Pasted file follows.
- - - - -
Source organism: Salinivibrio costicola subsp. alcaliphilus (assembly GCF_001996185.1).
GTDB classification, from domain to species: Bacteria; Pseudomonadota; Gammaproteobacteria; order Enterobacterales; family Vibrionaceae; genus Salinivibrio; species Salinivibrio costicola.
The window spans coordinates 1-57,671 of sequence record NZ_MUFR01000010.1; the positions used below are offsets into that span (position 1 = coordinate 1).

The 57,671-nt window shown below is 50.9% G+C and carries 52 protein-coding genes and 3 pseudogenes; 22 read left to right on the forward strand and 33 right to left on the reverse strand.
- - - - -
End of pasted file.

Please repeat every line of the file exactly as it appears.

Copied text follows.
Source organism: Salinivibrio costicola subsp. alcaliphilus (assembly GCF_001996185.1).
GTDB classification, from domain to species: Bacteria; Pseudomonadota; Gammaproteobacteria; order Enterobacterales; family Vibrionaceae; genus Salinivibrio; species Salinivibrio costicola.
The window spans coordinates 1-57,671 of sequence record NZ_MUFR01000010.1; the positions used below are offsets into that span (position 1 = coordinate 1).

The 57,671-nt window shown below is 50.9% G+C and carries 52 protein-coding genes and 3 pseudogenes; 22 read left to right on the forward strand and 33 right to left on the reverse strand.